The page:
Subscribe To our E-Newsletter
June 6, 2014 By:
Temple Professor Makes Anti-Israel, Shoah-Denying Comments Online
Temple University is distancing itself from a professor who recently made inflammatory statements regarding the Holocaust and Jewish influence in academia. The remarks were made during an online discourse leading up to a Modern Language Association vote on a resolution to take action against Israel for denying academics entry to the West Bank.
The association’s full membership was voting on a resolution passed by the MLA’s delegate assembly in January calling on the U.S. State Department to “contest Israel’s denials of entry to the West Bank by U.S. academics who have been invited to teach, confer, or do research at Palestinian universities.”
In order to make that resolution official, at least 10 percent of the 30,000 MLA members were required to participate in the six-week voting cycle that ended Sunday. The results have not been made public.
The debate in an online forum that was leaked before the vote included a number of anti-Israel slurs, as well as statements that could be described as anti-Semitic.
“This resolution rightly targets only Israel given the humongous influence that Jewish scholars have in the decision-making process of Academia in general,” wrote Alessio Lerro, an adjunct assistant professor of comparative literature at Temple.
Also this spring, on Holocaust Remembrance Day, Lerro posted a Facebook comment questioning the number of Jews who died in the Shoah, sparking accusations of Holocaust denial.
“Six million? mh…. we all know (or should know) that the counting of Jews is a bit controversial,” Lerro said in the post, which has since been deleted. “This said, without the death toll of The USSR, we would all speak German now.”
In response to Lerro’s post, a Temple University spokesman initially told a Washington, D.C., media outlet that the school “promotes open discussion and expression among its diverse community of scholars. The exercise of academic freedom necessarily results in a vigorous exchange of ideas.”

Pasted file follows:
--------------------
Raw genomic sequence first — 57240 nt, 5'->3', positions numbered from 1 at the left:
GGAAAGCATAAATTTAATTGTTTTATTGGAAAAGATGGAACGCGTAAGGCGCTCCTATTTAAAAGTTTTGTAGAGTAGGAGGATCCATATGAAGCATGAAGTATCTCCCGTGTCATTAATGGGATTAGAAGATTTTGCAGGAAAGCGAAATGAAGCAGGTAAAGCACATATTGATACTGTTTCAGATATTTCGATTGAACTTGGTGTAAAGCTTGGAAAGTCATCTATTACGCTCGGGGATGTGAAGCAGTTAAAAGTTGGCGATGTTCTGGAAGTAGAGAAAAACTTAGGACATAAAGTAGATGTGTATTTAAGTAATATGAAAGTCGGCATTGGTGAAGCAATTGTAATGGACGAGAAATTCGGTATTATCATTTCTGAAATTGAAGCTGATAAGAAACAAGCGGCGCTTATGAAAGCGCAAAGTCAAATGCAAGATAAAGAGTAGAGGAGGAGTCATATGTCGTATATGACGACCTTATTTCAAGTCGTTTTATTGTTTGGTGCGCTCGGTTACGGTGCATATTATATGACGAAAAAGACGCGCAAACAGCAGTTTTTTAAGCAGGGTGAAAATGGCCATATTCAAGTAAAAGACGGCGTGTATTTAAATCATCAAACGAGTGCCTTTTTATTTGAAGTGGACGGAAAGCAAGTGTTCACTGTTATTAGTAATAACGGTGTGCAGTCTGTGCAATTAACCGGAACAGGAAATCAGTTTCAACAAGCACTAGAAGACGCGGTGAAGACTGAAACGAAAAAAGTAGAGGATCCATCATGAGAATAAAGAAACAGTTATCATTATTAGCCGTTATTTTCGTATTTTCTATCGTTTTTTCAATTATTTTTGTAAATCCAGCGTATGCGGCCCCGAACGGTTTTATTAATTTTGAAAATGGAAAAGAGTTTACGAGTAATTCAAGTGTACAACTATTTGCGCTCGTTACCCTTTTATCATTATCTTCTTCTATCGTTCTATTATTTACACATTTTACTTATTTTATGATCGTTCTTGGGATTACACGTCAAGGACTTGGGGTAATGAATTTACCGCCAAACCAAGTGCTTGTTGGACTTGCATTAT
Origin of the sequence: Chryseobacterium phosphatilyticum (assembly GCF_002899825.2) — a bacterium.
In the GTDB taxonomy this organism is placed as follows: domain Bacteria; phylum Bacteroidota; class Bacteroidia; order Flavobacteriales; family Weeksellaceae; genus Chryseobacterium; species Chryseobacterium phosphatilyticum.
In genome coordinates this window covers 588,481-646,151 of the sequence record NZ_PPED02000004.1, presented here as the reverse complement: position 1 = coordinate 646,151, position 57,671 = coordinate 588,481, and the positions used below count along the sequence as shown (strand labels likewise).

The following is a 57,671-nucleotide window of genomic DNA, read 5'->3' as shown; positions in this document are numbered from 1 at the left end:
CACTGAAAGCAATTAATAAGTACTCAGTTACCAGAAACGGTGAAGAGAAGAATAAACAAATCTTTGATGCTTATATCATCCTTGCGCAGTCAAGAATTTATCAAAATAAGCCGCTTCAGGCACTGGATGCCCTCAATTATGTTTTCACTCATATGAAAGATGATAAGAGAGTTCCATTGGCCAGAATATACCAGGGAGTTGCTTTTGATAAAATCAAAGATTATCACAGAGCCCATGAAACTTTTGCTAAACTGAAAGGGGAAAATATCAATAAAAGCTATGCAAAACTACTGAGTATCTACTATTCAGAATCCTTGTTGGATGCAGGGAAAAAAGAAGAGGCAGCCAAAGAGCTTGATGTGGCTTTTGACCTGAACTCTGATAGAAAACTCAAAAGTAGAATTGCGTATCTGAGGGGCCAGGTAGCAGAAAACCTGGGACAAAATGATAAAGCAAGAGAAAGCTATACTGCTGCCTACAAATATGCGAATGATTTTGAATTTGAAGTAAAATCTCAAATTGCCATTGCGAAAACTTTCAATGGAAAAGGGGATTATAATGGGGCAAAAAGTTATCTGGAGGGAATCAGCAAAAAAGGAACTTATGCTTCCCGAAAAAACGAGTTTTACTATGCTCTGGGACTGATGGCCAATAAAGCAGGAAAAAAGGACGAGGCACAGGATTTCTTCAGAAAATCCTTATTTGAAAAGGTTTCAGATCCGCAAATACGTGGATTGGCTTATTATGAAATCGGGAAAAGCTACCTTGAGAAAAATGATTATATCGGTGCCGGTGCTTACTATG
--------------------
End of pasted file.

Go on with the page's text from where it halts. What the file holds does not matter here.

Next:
Temple later released a statement distancing itself from Lerro: “These statements have incited strong reaction, and rightly so. The university, predictably but nonetheless inappropriately, has been painted with those statements, which were those of the speaker and not Temple.”
Regarding Lerro’s claim about the number of Jews who died in the Holocaust, the school said that “ample historical evidence, scholarship and research regarding the horrific impact of the Holocaust on the Jewish people is a strong counterpoint to Mr. Lerro's statements.”
Yaron Sideman, Consul General of Israel to the Mid-Atlantic Region, condemned Lerro’s statement.
The motivations of “so-called ‘professors’ who deny the Holocaust” are “anything but academic,” he wrote Tuesday, having just returned to Philadelphia from the dedication of a Holocaust memorial in Ohio.
“On the contrary, they are anti-academic in that they seek to deliberately obstruct and distort objective, historic truths.”
Temple Hillel leaders have been in contact with the school’s administration regarding Lerro’s comments, according to Rabbi Howard Alpert, director of Hillel of Greater Philadelphia. He also emphasized that he was just an adjunct professor.
“I think it’s unfortunate if his quotes are indicative of a certain lack of intellectual depth and scholarship, if that’s what Temple students are subject to,” said Alpert.
“We all believe that Temple is a great university and deserves better faculty than this individual teacher,” he added.
In addition to Lerro, a number of MLA resolution proponents criticized “Zionist attack dogs” and “the Zionist lobby,” which “railroads its way through Congress, universities and civil society,” according to some of the debate published on Pastebin.com. The language was leaked on an internal MLA website.
Resolution opponents noted that countries with abysmal records on human rights and academic freedom were not singled out for condemnation like Israel.
JTA contributed to this report.